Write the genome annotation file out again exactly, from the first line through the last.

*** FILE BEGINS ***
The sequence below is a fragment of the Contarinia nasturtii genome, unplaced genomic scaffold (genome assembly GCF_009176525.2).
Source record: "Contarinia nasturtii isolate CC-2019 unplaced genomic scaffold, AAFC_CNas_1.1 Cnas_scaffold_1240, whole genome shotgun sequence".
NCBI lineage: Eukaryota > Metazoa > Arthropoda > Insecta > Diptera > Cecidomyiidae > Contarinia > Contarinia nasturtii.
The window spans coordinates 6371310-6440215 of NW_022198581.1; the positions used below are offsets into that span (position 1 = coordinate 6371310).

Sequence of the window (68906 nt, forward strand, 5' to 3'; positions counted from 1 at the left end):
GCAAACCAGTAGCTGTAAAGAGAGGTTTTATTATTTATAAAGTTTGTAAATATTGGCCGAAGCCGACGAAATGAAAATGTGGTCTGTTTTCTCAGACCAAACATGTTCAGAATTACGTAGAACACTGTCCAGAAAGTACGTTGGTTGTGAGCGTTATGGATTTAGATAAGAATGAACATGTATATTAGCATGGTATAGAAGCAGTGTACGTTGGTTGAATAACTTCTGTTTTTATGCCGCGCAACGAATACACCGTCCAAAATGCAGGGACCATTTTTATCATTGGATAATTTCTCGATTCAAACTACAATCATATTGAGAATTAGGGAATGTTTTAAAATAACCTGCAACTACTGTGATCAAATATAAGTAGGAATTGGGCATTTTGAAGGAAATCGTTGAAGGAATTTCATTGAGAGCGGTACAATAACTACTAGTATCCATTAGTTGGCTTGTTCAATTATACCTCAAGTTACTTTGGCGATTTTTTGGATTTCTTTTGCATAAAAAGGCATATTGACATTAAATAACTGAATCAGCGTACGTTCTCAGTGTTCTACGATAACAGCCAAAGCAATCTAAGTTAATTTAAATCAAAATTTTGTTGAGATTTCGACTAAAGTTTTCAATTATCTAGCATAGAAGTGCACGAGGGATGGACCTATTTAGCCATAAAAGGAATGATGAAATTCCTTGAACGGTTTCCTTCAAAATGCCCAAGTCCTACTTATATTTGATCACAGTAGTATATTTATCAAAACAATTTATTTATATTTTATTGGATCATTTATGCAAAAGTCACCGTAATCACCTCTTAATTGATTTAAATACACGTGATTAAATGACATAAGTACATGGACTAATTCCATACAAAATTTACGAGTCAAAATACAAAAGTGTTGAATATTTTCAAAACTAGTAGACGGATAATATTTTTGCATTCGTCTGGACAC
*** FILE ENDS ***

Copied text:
The sequence below is a fragment of the Contarinia nasturtii genome, unplaced genomic scaffold (genome assembly GCF_009176525.2).
Source record: "Contarinia nasturtii isolate CC-2019 unplaced genomic scaffold, AAFC_CNas_1.1 Cnas_scaffold_1240, whole genome shotgun sequence".
NCBI lineage: Eukaryota > Metazoa > Arthropoda > Insecta > Diptera > Cecidomyiidae > Contarinia > Contarinia nasturtii.
The window spans coordinates 6371310-6440215 of NW_022198581.1; the positions used below are offsets into that span (position 1 = coordinate 6371310).

Sequence of the window (68906 nt, forward strand, 5' to 3'; positions counted from 1 at the left end):
GCAAACCAGTAGCTGTAAAGAGAGGTTTTATTATTTATAAAGTTTGTAAATATTGGCCGAAGCCGACGAAATGAAAATGTGGTCTGTTTTCTCAGACCAAACATGTTCAGAATTACGTAGAACACTGTCCAGAAAGTACGTTGGTTGTGAGCGTTATGGATTTAGATAAGAATGAACATGTATATTAGCATGGTATAGAAGCAGTGTACGTTGGTTGAATAACTTCTGTTTTTATGCCGCGCAACGAATACACCGTCCAAAATGCAGGGACCATTTTTATCATTGGATAATTTCTCGATTCAAACTACAATCATATTGAGAATTAGGGAATGTTTTAAAATAACCTGCAACTACTGTGATCAAATATAAGTAGGAATTGGGCATTTTGAAGGAAATCGTTGAAGGAATTTCATTGAGAGCGGTACAATAACTACTAGTATCCATTAGTTGGCTTGTTCAATTATACCTCAAGTTACTTTGGCGATTTTTTGGATTTCTTTTGCATAAAAAGGCATATTGACATTAAATAACTGAATCAGCGTACGTTCTCAGTGTTCTACGATAACAGCCAAAGCAATCTAAGTTAATTTAAATCAAAATTTTGTTGAGATTTCGACTAAAGTTTTCAATTATCTAGCATAGAAGTGCACGAGGGATGGACCTATTTAGCCATAAAAGGAATGATGAAATTCCTTGAACGGTTTCCTTCAAAATGCCCAAGTCCTACTTATATTTGATCACAGTAGTATATTTATCAAAACAATTTATTTATATTTTATTGGATCATTTATGCAAAAGTCACCGTAATCACCTCTTAATTGATTTAAATACACGTGATTAAATGACATAAGTACATGGACTAATTCCATACAAAATTTACGAGTCAAAATACAAAAGTGTTGAATATTTTCAAAACTAGTAGACGGATAATATTTTTGCATTCGTCTGGACAC